Widdicombe or snowman

March 4, 2009 at 5:39 pm Leave a comment

I know it is a long time gone but just reflecting on the controversy over school closures due to the recent snow I note an article in this weeks TES in which a headmaster of a primary school in London is quoted as saying;

‘…..children all over the country stayed at home, had a wonderful time playing in the snow, and probably learned twice as much as they would have done at school.’

This is in stark contrast to Ann Widdicombe’s comment that the closure of schools just showed how lily livered we had all become, no stiff upper lip and all that.

I’m sure the concept that young people can have fun whilst learning is somewhat alien to her as indeed it is to many of the teachers and parents I talk to. The view that somehow education has to have some stern aspects to it if it is to be considered serious can be very deep rooted.

In turn this leads to rejection of the idea of games based learning regardless of any evidence of its potential effectiveness. By games I mean any type of game, whether technology based, or simply building a snowman.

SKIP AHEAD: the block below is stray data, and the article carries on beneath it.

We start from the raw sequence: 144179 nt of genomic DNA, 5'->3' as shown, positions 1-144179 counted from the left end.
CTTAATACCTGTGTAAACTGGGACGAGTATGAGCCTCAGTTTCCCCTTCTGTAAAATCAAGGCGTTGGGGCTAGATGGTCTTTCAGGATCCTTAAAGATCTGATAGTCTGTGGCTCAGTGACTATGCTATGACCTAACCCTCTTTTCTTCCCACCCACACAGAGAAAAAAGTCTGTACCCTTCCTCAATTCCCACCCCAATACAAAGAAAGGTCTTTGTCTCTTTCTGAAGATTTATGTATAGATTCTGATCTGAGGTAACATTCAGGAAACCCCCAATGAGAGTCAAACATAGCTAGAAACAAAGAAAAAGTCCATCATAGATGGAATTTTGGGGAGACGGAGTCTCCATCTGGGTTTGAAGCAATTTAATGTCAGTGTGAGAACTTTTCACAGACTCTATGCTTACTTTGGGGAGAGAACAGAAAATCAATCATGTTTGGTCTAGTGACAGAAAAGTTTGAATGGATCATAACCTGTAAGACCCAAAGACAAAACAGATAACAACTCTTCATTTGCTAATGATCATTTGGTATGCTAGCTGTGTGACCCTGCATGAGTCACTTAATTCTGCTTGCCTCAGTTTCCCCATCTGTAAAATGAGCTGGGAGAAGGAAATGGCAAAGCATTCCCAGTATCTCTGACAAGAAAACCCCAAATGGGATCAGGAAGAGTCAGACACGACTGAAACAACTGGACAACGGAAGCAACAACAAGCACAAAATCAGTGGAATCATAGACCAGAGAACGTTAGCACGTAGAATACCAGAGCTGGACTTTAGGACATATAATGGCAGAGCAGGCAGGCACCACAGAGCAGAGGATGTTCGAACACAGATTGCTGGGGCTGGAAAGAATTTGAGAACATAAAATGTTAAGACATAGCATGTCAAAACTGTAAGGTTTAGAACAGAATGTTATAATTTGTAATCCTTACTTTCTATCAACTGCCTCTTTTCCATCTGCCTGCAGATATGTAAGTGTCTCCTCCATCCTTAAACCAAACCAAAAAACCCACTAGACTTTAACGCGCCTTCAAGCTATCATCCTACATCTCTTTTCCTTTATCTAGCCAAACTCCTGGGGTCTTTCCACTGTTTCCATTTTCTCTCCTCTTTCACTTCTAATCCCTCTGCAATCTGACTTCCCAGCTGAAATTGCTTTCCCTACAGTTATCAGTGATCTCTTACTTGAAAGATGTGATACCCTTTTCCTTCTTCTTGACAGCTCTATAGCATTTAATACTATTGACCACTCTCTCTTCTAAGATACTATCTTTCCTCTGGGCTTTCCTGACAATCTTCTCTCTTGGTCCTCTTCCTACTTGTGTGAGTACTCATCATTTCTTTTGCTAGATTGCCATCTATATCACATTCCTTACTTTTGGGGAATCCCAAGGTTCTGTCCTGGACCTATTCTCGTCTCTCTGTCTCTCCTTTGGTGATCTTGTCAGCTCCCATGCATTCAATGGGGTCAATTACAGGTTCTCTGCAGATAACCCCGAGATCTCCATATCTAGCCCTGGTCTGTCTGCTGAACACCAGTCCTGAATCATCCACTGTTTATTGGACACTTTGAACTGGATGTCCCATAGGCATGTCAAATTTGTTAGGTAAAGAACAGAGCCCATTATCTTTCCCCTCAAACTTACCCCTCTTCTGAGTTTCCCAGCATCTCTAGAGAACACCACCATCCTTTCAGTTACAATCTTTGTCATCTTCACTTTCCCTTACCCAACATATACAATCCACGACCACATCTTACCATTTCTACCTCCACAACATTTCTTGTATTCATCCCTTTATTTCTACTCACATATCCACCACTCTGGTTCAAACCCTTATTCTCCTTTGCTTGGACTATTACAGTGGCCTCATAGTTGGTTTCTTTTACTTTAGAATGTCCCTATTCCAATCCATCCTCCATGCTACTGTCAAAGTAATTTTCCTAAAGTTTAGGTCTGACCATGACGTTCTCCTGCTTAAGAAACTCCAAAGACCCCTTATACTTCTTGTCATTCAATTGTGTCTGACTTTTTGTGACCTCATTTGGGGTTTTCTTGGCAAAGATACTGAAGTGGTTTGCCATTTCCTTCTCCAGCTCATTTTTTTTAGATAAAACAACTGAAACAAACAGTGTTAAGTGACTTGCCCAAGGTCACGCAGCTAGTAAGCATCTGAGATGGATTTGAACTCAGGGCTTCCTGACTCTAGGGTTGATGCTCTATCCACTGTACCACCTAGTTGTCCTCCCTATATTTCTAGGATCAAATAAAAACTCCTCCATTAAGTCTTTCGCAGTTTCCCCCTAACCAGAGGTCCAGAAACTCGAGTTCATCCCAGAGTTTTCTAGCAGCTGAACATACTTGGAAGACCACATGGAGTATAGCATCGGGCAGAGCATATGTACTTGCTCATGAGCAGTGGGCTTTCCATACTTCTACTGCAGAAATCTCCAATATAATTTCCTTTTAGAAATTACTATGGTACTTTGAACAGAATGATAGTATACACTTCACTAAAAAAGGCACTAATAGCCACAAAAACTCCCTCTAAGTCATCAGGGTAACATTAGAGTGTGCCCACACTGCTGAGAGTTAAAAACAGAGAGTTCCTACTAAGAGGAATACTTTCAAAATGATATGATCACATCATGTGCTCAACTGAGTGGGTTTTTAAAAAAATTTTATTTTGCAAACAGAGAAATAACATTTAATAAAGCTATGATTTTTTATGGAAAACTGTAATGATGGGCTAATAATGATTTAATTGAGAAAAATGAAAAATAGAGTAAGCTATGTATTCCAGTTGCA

Yet, almost all people I talk to who have endured our education system have a tale about a particular subject they enjoyed because the teacher ‘brought it to life’, made it fun, and subjects that have been rejected because their teacher made it boring.

This dependence on the vagaries of different teachers introduces an unacceptable inconsistency into the classroom.

Better an individualised approach where the learner is able to take advantage of a variety of learning resources, including teachers, to learn according to their own proclivities. This does mean that the teacher is a resource amongst other resources to be called upon, or not.

The natural progression of this is that those teachers who are most fun will be in demand with those who are no fun eventually redundant – a sort of self regulating environment.

I wonder how long Ann Widdicombe would last then.

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Entry filed under: Future, Games, individualised learning, Learning, Personalisation.

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Mick Landmann on education, digital technology, and the 21st century

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